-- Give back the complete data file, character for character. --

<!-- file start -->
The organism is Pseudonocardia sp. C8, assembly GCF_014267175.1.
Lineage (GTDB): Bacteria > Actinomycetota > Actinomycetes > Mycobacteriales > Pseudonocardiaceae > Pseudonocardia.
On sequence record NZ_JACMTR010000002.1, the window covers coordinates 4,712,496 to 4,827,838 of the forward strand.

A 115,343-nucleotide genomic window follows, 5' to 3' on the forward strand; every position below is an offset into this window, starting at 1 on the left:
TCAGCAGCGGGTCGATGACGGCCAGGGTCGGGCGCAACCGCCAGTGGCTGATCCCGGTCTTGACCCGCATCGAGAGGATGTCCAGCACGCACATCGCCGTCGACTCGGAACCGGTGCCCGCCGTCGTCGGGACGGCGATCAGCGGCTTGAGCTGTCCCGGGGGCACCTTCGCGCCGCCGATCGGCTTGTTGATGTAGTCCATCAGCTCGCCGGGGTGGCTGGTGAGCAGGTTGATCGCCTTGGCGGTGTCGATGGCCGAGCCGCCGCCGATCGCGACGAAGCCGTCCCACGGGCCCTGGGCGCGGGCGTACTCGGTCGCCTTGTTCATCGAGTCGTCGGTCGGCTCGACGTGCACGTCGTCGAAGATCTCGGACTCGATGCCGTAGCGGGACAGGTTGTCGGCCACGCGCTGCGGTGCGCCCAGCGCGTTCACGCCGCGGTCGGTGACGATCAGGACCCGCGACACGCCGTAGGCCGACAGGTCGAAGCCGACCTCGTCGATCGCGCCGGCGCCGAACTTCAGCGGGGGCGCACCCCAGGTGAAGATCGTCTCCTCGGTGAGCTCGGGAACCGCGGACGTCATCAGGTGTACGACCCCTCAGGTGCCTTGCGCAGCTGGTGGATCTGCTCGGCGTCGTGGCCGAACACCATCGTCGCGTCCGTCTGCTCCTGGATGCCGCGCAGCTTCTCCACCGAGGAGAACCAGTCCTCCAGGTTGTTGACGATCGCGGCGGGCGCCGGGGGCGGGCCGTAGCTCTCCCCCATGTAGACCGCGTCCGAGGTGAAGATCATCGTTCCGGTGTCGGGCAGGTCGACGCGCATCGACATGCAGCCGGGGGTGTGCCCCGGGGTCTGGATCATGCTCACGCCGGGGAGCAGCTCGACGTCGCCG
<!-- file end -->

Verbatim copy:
The organism is Pseudonocardia sp. C8, assembly GCF_014267175.1.
Lineage (GTDB): Bacteria > Actinomycetota > Actinomycetes > Mycobacteriales > Pseudonocardiaceae > Pseudonocardia.
On sequence record NZ_JACMTR010000002.1, the window covers coordinates 4,712,496 to 4,827,838 of the forward strand.

A 115,343-nucleotide genomic window follows, 5' to 3' on the forward strand; every position below is an offset into this window, starting at 1 on the left:
TCAGCAGCGGGTCGATGACGGCCAGGGTCGGGCGCAACCGCCAGTGGCTGATCCCGGTCTTGACCCGCATCGAGAGGATGTCCAGCACGCACATCGCCGTCGACTCGGAACCGGTGCCCGCCGTCGTCGGGACGGCGATCAGCGGCTTGAGCTGTCCCGGGGGCACCTTCGCGCCGCCGATCGGCTTGTTGATGTAGTCCATCAGCTCGCCGGGGTGGCTGGTGAGCAGGTTGATCGCCTTGGCGGTGTCGATGGCCGAGCCGCCGCCGATCGCGACGAAGCCGTCCCACGGGCCCTGGGCGCGGGCGTACTCGGTCGCCTTGTTCATCGAGTCGTCGGTCGGCTCGACGTGCACGTCGTCGAAGATCTCGGACTCGATGCCGTAGCGGGACAGGTTGTCGGCCACGCGCTGCGGTGCGCCCAGCGCGTTCACGCCGCGGTCGGTGACGATCAGGACCCGCGACACGCCGTAGGCCGACAGGTCGAAGCCGACCTCGTCGATCGCGCCGGCGCCGAACTTCAGCGGGGGCGCACCCCAGGTGAAGATCGTCTCCTCGGTGAGCTCGGGAACCGCGGACGTCATCAGGTGTACGACCCCTCAGGTGCCTTGCGCAGCTGGTGGATCTGCTCGGCGTCGTGGCCGAACACCATCGTCGCGTCCGTCTGCTCCTGGATGCCGCGCAGCTTCTCCACCGAGGAGAACCAGTCCTCCAGGTTGTTGACGATCGCGGCGGGCGCCGGGGGCGGGCCGTAGCTCTCCCCCATGTAGACCGCGTCCGAGGTGAAGATCATCGTTCCGGTGTCGGGCAGGTCGACGCGCATCGACATGCAGCCGGGGGTGTGCCCCGGGGTCTGGATCATGCTCACGCCGGGGAGCAGCTCGACGTCGCCG